“Please Don’t Go”: How To Ease Your Child’s Separation Anxiety


We’ve all been there. Your child doesn’t want you to leave their side for whatever reason and has a bit of an emotional breakdown or becomes clingy as you head out the door.

As hard as it is on a parent, a bit of separation anxiety should not cause concern.

However, when that anxiety becomes extreme and starts affecting your child’s ability to interact socially, it moves into the realm of separation anxiety disorder (SAD).

For babies, separation anxiety can occur as early as six months but is most prevalent around 18 months.

They understand the concept of people or things leaving before they develop the idea that they come back.

Then into the toddler years, anxiety around separation stems from an inability to communicate their thoughts and emotions effectively.

Typically, most separation anxiety resolves itself by age 5 or so.

That’s not to say that significant transitions and changes to routine won’t cause some fear and hesitation.

It’s understandable that a 5-year-old might be frightened at the idea of going to kindergarten on their own if they’ve spent most of their days with a parent up until that point

Separation Anxiety Tips

  • Trial runs

Leave your child for a short, defined period (60 minutes at first) with someone they are familiar with. If this works out, increase the time over several visits.

  • Talk it up:

As with any change in a child’s life, talking about the experience ahead of time can help them mentally prepare. If they are starting preschool, for example, talk about how fun it’s going to be making new friends, playing on the playground and having snack time.

  • Roleplay

Walk through the routine of drop off, keeping everything positive. Pretend to drive to where they will be going (school for example), explore the room, give hugs, and say goodbye. Then you can switch (playing the role of your child). Talk about how interesting all the new things are and how you know that mom or dad is only gone for a little while and will be back soon to pick you up.

  • Make drop-off special

Create your own high five or special hug that you and your child develop together. Reserve this specifically for when you need to say goodbye. A ritual helps keep things consistent. It’s best to keep it simple and quick.

  • Bring something familiar

Does your child have a lovey or blanket that calms them down? Bring it with you.

  • Simple exit:

Keep your exit straightforward. Kiss your child, say goodbye, let them know you will be back and then leave. Don’t hang around unnecessarily as this can escalate emotions. It’s not advised to disappear while they have their head turned, but if they become distracted by a playmate after you have said farewell, that would be an appropriate time to leave.

  • Consistency in care

If at all possible, try to keep the person in charge of caring for your child as consistent as possible. This helps them know who and what to expect which reduces stress.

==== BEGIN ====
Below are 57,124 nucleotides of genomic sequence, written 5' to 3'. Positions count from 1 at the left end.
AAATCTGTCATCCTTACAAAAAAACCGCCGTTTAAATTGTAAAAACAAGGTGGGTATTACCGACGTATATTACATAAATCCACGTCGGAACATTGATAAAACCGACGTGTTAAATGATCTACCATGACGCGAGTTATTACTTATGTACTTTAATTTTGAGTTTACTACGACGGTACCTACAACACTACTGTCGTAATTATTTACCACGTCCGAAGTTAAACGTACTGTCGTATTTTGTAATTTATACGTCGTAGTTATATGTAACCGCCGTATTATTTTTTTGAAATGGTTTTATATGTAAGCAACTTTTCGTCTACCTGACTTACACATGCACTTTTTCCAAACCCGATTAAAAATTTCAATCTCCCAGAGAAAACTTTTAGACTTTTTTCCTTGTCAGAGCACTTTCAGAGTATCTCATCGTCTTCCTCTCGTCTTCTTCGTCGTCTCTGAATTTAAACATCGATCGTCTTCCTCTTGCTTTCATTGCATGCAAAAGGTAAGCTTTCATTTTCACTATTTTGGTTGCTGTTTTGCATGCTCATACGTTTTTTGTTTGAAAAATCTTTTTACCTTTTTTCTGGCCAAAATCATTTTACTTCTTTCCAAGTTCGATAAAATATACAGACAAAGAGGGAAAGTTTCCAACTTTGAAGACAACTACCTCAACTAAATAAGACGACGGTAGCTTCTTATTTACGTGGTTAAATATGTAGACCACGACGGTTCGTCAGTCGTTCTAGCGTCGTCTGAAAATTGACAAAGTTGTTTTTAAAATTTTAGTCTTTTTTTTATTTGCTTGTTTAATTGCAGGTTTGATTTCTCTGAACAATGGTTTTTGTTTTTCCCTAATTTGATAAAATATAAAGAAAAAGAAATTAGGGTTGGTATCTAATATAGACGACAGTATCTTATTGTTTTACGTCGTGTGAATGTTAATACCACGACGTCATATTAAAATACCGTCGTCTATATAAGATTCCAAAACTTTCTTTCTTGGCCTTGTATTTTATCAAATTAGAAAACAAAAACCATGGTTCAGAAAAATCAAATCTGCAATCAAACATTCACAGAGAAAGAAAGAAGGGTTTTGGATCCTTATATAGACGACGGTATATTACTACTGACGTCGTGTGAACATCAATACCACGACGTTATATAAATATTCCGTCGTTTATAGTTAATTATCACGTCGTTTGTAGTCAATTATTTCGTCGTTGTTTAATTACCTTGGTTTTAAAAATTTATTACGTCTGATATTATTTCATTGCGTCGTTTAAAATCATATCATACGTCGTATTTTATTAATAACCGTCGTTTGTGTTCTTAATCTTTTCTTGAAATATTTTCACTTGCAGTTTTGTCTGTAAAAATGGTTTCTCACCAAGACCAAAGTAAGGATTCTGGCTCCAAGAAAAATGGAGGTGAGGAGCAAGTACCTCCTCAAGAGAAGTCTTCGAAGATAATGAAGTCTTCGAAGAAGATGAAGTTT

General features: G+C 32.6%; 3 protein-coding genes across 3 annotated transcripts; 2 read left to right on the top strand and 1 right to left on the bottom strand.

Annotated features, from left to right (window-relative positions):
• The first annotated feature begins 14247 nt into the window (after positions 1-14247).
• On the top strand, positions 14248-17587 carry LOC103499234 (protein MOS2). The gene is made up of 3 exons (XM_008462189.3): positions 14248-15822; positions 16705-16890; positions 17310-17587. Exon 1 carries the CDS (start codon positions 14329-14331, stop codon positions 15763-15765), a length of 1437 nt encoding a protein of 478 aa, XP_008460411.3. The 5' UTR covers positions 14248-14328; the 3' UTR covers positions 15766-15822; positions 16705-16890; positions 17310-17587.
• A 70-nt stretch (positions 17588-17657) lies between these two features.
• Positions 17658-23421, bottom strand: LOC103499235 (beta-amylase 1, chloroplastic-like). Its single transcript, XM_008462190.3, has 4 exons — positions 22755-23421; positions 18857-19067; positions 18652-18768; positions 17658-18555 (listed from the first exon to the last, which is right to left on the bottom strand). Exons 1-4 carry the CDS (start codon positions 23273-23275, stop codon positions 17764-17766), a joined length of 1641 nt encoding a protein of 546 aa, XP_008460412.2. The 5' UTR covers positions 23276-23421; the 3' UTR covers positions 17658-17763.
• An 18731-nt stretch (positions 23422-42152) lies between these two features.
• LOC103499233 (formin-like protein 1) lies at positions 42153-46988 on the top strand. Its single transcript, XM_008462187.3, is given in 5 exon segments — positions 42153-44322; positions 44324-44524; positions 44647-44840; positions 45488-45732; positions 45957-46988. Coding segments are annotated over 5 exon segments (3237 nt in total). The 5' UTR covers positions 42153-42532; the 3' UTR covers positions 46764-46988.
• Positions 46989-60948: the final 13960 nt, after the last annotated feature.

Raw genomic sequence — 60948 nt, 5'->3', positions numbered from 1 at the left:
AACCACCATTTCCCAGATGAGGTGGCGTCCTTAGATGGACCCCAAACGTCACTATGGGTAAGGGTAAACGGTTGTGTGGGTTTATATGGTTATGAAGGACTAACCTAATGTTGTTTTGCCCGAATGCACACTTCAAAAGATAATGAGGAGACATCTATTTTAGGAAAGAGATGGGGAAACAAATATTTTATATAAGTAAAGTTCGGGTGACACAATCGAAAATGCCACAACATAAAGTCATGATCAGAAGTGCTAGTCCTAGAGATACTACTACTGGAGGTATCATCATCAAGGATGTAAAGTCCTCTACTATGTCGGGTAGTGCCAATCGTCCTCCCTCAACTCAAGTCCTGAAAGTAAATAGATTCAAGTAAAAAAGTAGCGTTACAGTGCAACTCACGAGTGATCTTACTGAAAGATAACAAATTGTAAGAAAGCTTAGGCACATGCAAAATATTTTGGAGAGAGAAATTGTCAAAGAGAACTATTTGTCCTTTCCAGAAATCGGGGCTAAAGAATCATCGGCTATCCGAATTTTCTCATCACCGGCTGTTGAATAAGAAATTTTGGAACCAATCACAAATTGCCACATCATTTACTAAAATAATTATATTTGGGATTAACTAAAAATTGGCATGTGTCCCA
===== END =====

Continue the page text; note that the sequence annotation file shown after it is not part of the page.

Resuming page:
Separation Anxiety Disorder (SAD)

While there is no definitive diagnosis for SAD, it comes down to the severity of your child’s fear and if their anxiety is coupled with worry that something will happen to you or them because of the separation. When trying to determine if your child is suffering from SAD consider:

  • The intensity of the anxiety and fear
  • Their age (school-aged children should be able to communicate and cope better than younger children)
  • Their ability to function socially after you leave
  • If they become anxious just thinking about you going
  • Do they fake sickness to get out of a situation where you would need to leave?
  • Do they worry you might get sick or hurt while you are away?
  • Are they unable to sleep on their own?

SAD is usually due to an upheaval in a child’s emotional state. They don’t feel secure and always being around a parent makes them feel safe. If you can identify the reason for your child’s fear, you can often address the issue directly. Keep in mind that responses to a traumatic event can manifest in similar ways but is not the same as SAD.

If you suspect your child is experiencing SAD:

  • Talk to your pediatrician

They can offer advice and refers depending on the severity of your child’s condition.

  • Listen to your child’s feelings

Their concerns may not be logical, but they still deserve to be heard. The more you come to understand your child’s fear, the more you can do to start addressing it.

  • Keep calm

This can be easier said than done but try to maintain your composure, keep your voice calm and comforting. If you start to become upset, it will feed into your child’s emotional state and make it worse.

  • Praise progress

Little steps towards less anxiety should be celebrated. If they ended up participating in a school activity after they were hesitant at drop off, let them know how proud you are of them.

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